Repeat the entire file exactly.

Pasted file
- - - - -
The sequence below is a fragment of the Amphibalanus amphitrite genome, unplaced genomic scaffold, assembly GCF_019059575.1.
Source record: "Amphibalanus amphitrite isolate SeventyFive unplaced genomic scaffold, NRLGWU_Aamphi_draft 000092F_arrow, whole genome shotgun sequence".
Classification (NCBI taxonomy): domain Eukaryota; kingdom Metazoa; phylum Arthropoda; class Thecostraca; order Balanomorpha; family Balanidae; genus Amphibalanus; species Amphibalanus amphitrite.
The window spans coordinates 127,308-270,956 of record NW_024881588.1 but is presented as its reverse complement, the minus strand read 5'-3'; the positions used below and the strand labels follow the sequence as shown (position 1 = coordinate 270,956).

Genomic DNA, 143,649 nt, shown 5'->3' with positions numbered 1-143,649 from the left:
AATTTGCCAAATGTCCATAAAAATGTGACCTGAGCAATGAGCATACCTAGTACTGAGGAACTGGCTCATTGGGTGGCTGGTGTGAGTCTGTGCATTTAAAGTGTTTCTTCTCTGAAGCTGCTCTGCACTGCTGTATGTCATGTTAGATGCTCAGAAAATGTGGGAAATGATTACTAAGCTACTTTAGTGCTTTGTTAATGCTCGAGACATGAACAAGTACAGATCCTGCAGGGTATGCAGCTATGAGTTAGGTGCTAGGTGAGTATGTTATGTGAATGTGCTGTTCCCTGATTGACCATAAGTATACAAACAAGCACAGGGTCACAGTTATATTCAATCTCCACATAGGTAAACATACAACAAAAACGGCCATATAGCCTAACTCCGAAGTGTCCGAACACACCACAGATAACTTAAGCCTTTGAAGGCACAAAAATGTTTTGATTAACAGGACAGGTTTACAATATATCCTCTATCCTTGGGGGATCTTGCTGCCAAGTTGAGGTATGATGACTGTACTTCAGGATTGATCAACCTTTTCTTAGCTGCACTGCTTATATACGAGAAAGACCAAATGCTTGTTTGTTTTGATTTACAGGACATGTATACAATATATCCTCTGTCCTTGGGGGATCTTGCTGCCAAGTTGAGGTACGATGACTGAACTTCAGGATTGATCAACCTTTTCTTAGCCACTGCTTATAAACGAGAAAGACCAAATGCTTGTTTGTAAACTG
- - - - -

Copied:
The sequence below is a fragment of the Amphibalanus amphitrite genome, unplaced genomic scaffold, assembly GCF_019059575.1.
Source record: "Amphibalanus amphitrite isolate SeventyFive unplaced genomic scaffold, NRLGWU_Aamphi_draft 000092F_arrow, whole genome shotgun sequence".
Classification (NCBI taxonomy): domain Eukaryota; kingdom Metazoa; phylum Arthropoda; class Thecostraca; order Balanomorpha; family Balanidae; genus Amphibalanus; species Amphibalanus amphitrite.
The window spans coordinates 127,308-270,956 of record NW_024881588.1 but is presented as its reverse complement, the minus strand read 5'-3'; the positions used below and the strand labels follow the sequence as shown (position 1 = coordinate 270,956).

Genomic DNA, 143,649 nt, shown 5'->3' with positions numbered 1-143,649 from the left:
AATTTGCCAAATGTCCATAAAAATGTGACCTGAGCAATGAGCATACCTAGTACTGAGGAACTGGCTCATTGGGTGGCTGGTGTGAGTCTGTGCATTTAAAGTGTTTCTTCTCTGAAGCTGCTCTGCACTGCTGTATGTCATGTTAGATGCTCAGAAAATGTGGGAAATGATTACTAAGCTACTTTAGTGCTTTGTTAATGCTCGAGACATGAACAAGTACAGATCCTGCAGGGTATGCAGCTATGAGTTAGGTGCTAGGTGAGTATGTTATGTGAATGTGCTGTTCCCTGATTGACCATAAGTATACAAACAAGCACAGGGTCACAGTTATATTCAATCTCCACATAGGTAAACATACAACAAAAACGGCCATATAGCCTAACTCCGAAGTGTCCGAACACACCACAGATAACTTAAGCCTTTGAAGGCACAAAAATGTTTTGATTAACAGGACAGGTTTACAATATATCCTCTATCCTTGGGGGATCTTGCTGCCAAGTTGAGGTATGATGACTGTACTTCAGGATTGATCAACCTTTTCTTAGCTGCACTGCTTATATACGAGAAAGACCAAATGCTTGTTTGTTTTGATTTACAGGACATGTATACAATATATCCTCTGTCCTTGGGGGATCTTGCTGCCAAGTTGAGGTACGATGACTGAACTTCAGGATTGATCAACCTTTTCTTAGCCACTGCTTATAAACGAGAAAGACCAAATGCTTGTTTGTAAACTG